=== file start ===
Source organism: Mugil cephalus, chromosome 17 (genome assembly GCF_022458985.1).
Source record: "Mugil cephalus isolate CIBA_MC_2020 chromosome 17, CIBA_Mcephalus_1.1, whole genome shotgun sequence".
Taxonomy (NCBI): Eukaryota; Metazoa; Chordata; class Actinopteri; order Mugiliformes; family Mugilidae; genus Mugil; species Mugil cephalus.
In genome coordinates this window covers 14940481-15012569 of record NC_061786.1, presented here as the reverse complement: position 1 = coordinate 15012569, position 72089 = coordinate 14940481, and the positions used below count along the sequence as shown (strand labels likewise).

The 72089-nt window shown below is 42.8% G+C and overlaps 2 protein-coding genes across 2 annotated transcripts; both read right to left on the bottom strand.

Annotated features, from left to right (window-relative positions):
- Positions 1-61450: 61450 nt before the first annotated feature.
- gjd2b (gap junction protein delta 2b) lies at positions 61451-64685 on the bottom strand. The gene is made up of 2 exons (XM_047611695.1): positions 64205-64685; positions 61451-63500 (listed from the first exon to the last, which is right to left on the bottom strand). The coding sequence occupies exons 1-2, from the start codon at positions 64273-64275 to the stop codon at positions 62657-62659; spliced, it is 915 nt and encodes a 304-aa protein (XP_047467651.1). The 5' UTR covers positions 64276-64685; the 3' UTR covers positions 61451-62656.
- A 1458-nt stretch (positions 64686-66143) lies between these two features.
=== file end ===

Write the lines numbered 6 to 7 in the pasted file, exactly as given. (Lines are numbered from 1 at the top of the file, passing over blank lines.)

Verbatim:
Annotated features, from left to right (window-relative positions):
- Positions 1-61450: 61450 nt before the first annotated feature.